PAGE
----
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Our holdings include hundreds of glass and film negatives/transparencies that we've scanned ourselves; in addition, many other photos on this site were extracted from reference images (high-resolution tiffs) in the Library of Congress research archive. (To query the database click here.) They are adjusted, restored and reworked by your webmaster in accordance with his aesthetic sensibilities before being downsized and turned into the jpegs you see here. All of these images (including "derivative works") are protected by copyright laws of the United States and other jurisdictions and may not be sold, reproduced or otherwise used for commercial purposes without permission.

© 2018 SHORPY INC.

[REV 25-NOV-2014]

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Windows Vista: 1926

Windows Vista: 1926

Washington, D.C., circa 1926. "Toward St. Albans from 2400 16th Street." National Photo Company Collection glass negative. View full size.

On Shorpy:
Today's Top 5

Oh, my old neighborhood!

The street of houses beyond the Tompkins Garage looks to be the 2400 block of Ontario Road -- I used to own a house in the 2300 block (would be to the left of this photo.) The Ontario Garage is now condominiums, and the big dirt patch on the right side of the photo is now where the Harris Teeter store is, which was originally an armory and then a roller skating rink.

View Larger Map

Still Neighbors

Many of the buildings in the photo still exist. The Tompkins garage has one story more and the Packard and Ontario garages are still there. In the background, the apartment building with the small dome and the one to its foreground are around as well. The last two being on Columbia Road.


I thought garage was repair shop and could figure out why they needed multiple floors. But they are parking garages? Seems like mostly residential row houses though so did they park their cars in the garages overnight?

These old photos have such fascinating detail!

[Not a parking garage. - Dave]

Lincoln Windows

I see "Lincoln," just wondering what's below it. Did they sell/service Lincoln cars or welding supplies?

["Lincoln Service Station." - Dave]

And on Mt. St. Albans

That bump on the horizon is the apse and choir of the National Cathedral, then just barely started construction.

War of the Worlds

What's that structure on top of the ridge in the distance, at about 2/3 of the frame from the left? A Tripod avant la lettre?

Modular Construction

The building in the near foreground looks almost modular with a succession of identical appendages on each identical roof section. Does anyone know the function of this building?

[Those are rowhouses with skylights. - Dave]

Tompkins Garage

This is great. Now I know where to take my Oakland when it starts acting up.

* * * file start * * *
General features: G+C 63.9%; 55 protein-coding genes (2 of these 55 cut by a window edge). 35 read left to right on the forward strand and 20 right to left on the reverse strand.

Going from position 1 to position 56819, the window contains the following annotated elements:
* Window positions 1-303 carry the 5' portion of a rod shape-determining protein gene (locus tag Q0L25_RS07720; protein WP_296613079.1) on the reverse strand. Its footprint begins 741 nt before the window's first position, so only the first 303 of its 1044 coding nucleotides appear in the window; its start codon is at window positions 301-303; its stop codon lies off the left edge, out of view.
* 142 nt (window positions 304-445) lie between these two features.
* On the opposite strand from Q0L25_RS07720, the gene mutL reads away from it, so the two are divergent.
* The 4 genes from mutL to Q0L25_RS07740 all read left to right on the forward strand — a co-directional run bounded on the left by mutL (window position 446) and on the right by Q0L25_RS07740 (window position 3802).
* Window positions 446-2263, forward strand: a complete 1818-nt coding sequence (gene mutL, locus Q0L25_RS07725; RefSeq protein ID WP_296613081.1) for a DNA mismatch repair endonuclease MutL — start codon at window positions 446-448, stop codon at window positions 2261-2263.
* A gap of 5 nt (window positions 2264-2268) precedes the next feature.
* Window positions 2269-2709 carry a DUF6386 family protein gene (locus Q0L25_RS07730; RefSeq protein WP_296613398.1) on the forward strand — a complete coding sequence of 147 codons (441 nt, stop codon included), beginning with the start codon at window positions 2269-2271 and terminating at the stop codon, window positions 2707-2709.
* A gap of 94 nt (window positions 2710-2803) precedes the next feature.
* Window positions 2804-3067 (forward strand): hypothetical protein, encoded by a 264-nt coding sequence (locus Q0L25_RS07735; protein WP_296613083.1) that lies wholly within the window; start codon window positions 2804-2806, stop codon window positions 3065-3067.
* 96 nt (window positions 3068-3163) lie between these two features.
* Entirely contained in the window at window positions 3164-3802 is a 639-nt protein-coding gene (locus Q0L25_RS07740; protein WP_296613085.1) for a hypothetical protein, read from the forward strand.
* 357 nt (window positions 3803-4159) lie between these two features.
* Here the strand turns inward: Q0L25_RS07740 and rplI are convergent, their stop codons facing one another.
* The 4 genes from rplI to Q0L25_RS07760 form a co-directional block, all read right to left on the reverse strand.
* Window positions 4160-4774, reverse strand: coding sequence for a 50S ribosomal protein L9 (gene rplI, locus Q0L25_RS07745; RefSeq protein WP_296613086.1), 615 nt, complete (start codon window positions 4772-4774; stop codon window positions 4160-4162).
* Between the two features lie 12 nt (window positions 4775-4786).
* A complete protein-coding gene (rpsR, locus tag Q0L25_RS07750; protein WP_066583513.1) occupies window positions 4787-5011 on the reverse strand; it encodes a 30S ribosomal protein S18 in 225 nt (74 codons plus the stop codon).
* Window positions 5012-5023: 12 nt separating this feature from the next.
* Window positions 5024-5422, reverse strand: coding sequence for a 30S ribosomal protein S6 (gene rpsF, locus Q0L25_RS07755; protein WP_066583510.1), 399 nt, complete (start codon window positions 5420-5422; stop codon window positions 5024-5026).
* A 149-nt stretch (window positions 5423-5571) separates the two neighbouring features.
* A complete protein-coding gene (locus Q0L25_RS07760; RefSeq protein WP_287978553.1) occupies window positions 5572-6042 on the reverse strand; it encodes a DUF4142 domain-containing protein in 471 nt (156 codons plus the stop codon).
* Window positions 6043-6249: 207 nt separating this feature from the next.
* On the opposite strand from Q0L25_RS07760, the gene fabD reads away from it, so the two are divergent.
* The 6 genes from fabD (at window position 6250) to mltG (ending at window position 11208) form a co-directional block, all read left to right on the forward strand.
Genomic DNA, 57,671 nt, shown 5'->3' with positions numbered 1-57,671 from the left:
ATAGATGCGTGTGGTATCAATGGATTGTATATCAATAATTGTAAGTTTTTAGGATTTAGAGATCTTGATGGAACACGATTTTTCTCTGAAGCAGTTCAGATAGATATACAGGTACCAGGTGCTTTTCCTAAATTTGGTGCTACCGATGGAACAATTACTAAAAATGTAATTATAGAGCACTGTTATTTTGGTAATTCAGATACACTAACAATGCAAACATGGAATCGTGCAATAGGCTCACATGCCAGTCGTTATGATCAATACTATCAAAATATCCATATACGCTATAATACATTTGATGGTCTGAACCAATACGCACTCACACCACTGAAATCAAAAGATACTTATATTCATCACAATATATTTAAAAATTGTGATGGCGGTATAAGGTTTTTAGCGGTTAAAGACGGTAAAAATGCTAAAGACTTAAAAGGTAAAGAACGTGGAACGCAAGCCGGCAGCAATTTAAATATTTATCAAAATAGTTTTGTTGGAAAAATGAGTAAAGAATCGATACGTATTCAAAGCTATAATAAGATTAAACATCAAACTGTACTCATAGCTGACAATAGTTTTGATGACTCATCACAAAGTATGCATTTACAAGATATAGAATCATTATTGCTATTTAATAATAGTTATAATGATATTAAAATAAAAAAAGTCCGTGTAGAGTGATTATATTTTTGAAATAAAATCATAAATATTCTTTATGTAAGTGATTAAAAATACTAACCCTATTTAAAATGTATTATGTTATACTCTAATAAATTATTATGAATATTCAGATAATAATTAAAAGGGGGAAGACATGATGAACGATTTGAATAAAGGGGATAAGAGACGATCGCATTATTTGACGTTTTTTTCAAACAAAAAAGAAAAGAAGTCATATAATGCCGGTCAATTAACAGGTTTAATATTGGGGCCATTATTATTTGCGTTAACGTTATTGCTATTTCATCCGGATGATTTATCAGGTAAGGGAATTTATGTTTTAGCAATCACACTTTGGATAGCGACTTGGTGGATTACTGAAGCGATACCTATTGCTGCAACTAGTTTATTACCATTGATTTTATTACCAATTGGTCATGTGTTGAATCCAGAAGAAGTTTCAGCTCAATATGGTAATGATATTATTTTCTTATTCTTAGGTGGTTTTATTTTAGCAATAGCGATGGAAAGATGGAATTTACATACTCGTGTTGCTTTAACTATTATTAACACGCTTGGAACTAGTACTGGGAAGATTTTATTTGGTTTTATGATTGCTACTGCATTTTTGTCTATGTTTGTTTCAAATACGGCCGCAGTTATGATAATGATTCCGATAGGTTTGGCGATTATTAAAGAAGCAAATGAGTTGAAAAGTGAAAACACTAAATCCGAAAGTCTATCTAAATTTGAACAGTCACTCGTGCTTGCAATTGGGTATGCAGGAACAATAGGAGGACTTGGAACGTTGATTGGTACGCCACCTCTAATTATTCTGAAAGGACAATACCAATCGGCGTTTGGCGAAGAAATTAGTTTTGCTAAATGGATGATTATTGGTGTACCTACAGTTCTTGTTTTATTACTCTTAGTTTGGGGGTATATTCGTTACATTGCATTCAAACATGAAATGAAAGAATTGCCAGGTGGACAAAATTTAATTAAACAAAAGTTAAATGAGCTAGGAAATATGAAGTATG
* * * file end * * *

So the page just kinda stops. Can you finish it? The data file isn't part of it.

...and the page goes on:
Ontario & Tompkins Garages

These news articles emphasize the modernity of the designs which avoid the need for car elevators. Earlier this year I attended a fascinating presentation at the Library of Congress on the design history of parking garages. A seemingly obscure topic but many advances in civil engineering arouse from the challenge of storing the suddenly numerous automobiles in 20th century cities. A webcast of the presentation, by Shannon McDonald, is available.

Washington Post, Sep 17, 1922

New Ontario Garage leased my Menefees

The new Ontario garage, at the corner of Seventeenth and Kalorama road northwest, built and owned by David S. Hendrick, has been leased for a term of years to F. Menefee & Sons, according to announcement made yesterday by the office of Morris Cafritz & Co., Inc., the firm which handled the transaction.

No expense has been spared by Mr. Hendrick in making this building one of the largest and most modern garages in the city. The construction is of reinforced concrete, steel and hollow tile The building is two stories high, with street entrances on both Seventeenth street and Kalorama road, thus doing away with elevators. The capacity will be 250 cars, with ample stall and aisle space, and the plant will be a great help in relieving the garage shortage in the Mount Pleasant section.

The arrangement of the show room, retail room and gas station is such that service can be given without confusion.

The building has a frontage of 152 feet and a depth of 150 feet and is 181 feet on the diagonal. It is heated by steam and is well ventilated. The electric light fixtures are so arranged that an excellent distribution of light is given throughout the building. Several unique ideas have been installed by F. Menefee, Jr., who, until recently, was identified with the automobile business in the middle West.

Washington Post, Oct 14, 1923

Grade bans elevator in new structure

The automobile service building located at the northwest corner of Seventeenth street and Kalorama road is about ready for occupancy. This strictly fireproof building is one of the largest buildings of this character in the city.

There is a total of 62,000 square feet of floor space on three floors. Because of the size of the building and because of the streets and alley adjacent, it is not necessary to have an elevator for access to any of the floors. Two large doorways provide an entrance on Kalorama road to the first floor. Access to the second floor is through two large doorways just of Seventeenth street, and access to the third floor is obtained by a slight ramp from a wide public alley.
The building is owned by Charles H. Tompkins and was designed and constructed by the Charles H. Tompkins Company, construction engineers.

SHORPY HISTORICAL PHOTO ARCHIVE | History in HD is a vintage photo archive featuring thousands of high-definition images from the 1850s to 1960s. (Available as fine-art prints from the Shorpy Archive.) The site is named after Shorpy Higginbotham, a teenage coal miner who lived 100 years ago.

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